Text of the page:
She pointed to former MPD officer Blayne Lehner, whom Harteau fired after he was accused of using excessive force in 2014. An arbitrator reversed the decision, ordering the MPD to give Lehner his job back and a one week unpaid suspension. In essence, the arbitrator cited the department’s historic lack of disciplinary action. Because the city so rarely took disciplinary actions against its officers, the arbitrator ruled that Lehner’s punishment was too harsh in comparison.
KARE 11 reached out to the Minneapolis Police Officers Federation for comment, but they did not respond.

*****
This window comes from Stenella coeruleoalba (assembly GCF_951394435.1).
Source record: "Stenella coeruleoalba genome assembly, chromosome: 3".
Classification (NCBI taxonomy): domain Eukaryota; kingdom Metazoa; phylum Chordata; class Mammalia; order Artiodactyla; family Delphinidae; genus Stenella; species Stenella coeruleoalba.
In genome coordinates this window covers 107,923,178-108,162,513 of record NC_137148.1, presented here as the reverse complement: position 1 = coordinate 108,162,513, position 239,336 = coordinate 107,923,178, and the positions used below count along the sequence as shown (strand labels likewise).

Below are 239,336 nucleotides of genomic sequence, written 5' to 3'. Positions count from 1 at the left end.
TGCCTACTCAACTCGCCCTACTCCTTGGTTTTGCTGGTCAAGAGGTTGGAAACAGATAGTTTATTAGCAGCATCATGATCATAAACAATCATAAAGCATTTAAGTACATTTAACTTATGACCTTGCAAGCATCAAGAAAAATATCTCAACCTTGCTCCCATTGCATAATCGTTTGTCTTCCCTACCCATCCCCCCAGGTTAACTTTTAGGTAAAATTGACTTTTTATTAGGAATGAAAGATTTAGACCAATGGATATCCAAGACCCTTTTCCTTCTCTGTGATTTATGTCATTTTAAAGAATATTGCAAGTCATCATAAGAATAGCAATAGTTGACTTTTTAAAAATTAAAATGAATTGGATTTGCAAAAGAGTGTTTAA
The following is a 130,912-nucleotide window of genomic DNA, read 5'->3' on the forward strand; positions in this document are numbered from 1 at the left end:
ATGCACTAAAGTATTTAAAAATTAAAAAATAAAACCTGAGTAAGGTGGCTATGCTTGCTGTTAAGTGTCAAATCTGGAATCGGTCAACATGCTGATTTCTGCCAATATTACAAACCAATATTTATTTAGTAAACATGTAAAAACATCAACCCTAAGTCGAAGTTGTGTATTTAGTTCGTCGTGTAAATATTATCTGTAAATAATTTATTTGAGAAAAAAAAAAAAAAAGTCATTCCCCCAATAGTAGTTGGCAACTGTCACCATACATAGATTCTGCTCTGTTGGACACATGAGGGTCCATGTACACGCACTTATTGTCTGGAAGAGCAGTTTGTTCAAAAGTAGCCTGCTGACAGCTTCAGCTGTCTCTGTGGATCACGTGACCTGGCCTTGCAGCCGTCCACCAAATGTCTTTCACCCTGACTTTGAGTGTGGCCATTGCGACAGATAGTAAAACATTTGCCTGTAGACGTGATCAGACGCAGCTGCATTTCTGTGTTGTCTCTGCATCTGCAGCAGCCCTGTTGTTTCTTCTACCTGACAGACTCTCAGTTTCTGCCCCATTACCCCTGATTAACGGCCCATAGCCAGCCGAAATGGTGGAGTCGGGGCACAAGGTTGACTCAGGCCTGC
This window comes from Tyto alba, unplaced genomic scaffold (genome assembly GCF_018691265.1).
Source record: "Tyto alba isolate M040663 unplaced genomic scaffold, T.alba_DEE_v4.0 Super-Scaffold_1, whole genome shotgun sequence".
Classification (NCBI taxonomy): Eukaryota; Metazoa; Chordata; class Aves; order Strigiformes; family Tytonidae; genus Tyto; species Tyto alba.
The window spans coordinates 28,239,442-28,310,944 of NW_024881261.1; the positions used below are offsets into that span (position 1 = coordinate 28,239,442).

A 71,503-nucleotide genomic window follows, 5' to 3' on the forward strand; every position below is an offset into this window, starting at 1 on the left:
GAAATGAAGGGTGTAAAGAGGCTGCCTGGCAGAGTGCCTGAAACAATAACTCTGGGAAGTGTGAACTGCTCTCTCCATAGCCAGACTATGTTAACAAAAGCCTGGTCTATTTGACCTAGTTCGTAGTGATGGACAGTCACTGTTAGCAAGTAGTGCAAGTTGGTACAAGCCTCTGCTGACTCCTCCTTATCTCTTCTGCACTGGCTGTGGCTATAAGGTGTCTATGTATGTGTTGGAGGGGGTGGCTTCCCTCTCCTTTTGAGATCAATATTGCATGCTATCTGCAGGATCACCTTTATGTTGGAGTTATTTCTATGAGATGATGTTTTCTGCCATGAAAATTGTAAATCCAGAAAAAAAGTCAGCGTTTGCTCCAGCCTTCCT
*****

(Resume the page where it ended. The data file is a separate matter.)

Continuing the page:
Harteau said the MPD’s disciplinary system was broken.
“It’s a broken process that nobody wants to acknowledge. They want to say that’s a lack of leadership and that’s a copout. And that’s not true. And I think you’re seeing that now,” she said.
Complaints kept secret
A low number of disciplinary actions in a department typically shows dysfunction, said David Harris, a Law Professor at the University of Pittsburgh who studies police discipline and reviewed KARE 11’s findings.
“If they wanted to improve who they are and what they do – the way they serve people .. they would be finding a larger number of complaints sustained,” he said.
Harris also said there should be more transparency in Minnesota in making the complaints public.
Because of the state’s data practices laws, the public can only see complaints in which a final disciplinary action has been taken – about two percent of the cases.